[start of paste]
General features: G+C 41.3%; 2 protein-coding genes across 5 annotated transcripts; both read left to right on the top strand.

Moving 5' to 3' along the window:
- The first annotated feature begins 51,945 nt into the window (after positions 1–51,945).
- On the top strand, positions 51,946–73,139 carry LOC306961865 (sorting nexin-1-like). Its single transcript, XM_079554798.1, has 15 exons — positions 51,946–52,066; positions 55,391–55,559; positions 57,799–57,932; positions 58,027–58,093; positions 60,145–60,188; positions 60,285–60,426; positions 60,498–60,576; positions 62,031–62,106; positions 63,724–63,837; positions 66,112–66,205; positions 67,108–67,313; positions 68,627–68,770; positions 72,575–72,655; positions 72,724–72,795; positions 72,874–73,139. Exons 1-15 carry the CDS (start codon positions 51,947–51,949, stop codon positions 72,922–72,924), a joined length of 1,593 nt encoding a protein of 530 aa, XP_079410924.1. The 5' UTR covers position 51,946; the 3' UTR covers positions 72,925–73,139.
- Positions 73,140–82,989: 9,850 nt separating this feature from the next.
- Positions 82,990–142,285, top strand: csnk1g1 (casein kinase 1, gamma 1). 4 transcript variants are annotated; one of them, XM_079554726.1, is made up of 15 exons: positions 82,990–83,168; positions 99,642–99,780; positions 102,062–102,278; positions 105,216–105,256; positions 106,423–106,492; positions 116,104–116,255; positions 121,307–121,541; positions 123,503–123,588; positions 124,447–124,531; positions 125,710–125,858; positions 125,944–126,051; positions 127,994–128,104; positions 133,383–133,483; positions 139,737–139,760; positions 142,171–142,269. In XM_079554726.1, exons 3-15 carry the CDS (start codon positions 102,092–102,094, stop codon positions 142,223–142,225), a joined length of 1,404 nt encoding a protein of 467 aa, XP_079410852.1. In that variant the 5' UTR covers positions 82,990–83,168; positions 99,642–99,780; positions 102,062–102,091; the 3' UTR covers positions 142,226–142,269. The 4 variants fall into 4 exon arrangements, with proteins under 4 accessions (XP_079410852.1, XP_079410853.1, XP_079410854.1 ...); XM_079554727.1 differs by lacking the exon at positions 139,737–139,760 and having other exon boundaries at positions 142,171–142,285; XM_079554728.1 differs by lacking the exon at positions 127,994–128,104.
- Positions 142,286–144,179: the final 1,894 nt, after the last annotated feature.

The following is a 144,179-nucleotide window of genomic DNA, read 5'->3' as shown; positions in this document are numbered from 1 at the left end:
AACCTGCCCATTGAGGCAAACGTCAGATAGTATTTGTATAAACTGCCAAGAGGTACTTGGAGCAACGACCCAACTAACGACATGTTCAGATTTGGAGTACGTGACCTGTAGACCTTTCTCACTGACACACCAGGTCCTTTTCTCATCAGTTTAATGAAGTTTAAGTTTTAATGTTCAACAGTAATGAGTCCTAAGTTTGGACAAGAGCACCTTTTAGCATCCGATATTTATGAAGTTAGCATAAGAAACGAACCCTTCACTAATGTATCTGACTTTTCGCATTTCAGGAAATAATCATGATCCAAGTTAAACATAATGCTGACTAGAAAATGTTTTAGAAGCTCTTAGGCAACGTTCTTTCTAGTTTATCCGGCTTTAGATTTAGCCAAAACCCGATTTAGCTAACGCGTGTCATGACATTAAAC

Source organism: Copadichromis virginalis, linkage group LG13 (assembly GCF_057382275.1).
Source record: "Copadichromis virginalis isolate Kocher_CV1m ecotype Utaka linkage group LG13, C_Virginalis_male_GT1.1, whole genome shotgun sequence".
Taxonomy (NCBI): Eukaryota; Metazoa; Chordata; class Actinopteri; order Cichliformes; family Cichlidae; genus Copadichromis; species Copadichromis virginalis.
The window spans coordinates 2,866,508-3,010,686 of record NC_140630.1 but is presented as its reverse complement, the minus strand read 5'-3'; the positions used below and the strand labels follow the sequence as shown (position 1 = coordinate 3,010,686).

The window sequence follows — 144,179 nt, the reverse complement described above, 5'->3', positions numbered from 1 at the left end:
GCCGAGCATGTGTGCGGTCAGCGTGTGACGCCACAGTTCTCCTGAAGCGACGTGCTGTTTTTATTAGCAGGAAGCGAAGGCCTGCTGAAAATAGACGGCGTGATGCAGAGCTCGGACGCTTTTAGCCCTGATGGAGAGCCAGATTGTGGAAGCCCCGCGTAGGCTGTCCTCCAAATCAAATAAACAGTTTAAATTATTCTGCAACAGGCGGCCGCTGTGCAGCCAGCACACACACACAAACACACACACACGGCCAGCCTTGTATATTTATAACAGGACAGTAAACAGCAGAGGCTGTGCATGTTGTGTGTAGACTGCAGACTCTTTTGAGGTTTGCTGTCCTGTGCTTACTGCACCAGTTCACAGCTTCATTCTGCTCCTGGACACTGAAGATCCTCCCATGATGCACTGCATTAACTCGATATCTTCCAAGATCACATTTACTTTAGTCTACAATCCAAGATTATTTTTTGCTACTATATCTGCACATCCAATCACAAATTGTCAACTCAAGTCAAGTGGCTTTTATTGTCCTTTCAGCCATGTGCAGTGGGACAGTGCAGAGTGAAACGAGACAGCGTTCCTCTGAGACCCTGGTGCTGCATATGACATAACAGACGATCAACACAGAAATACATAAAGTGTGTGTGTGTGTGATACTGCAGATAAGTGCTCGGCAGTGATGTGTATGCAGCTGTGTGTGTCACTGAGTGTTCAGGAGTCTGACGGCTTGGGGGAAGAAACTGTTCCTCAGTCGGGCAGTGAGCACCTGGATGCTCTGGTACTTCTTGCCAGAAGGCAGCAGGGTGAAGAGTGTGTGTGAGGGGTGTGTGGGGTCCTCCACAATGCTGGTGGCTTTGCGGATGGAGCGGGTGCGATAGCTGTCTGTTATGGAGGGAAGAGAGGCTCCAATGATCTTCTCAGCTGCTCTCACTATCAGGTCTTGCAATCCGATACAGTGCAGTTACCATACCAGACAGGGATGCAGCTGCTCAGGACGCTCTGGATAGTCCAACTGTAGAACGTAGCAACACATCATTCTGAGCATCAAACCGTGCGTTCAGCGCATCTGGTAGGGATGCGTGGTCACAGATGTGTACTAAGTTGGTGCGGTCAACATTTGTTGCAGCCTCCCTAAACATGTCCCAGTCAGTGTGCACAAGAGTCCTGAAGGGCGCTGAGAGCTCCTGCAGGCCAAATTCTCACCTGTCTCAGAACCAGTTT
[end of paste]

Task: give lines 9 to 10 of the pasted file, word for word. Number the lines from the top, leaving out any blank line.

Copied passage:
AACCTGCCCATTGAGGCAAACGTCAGATAGTATTTGTATAAACTGCCAAGAGGTACTTGGAGCAACGACCCAACTAACGACATGTTCAGATTTGGAGTACGTGACCTGTAGACCTTTCTCACTGACACACCAGGTCCTTTTCTCATCAGTTTAATGAAGTTTAAGTTTTAATGTTCAACAGTAATGAGTCCTAAGTTTGGACAAGAGCACCTTTTAGCATCCGATATTTATGAAGTTAGCATAAGAAACGAACCCTTCACTAATGTATCTGACTTTTCGCATTTCAGGAAATAATCATGATCCAAGTTAAACATAATGCTGACTAGAAAATGTTTTAGAAGCTCTTAGGCAACGTTCTTTCTAGTTTATCCGGCTTTAGATTTAGCCAAAACCCGATTTAGCTAACGCGTGTCATGACATTAAAC

Source organism: Copadichromis virginalis, linkage group LG13 (assembly GCF_057382275.1).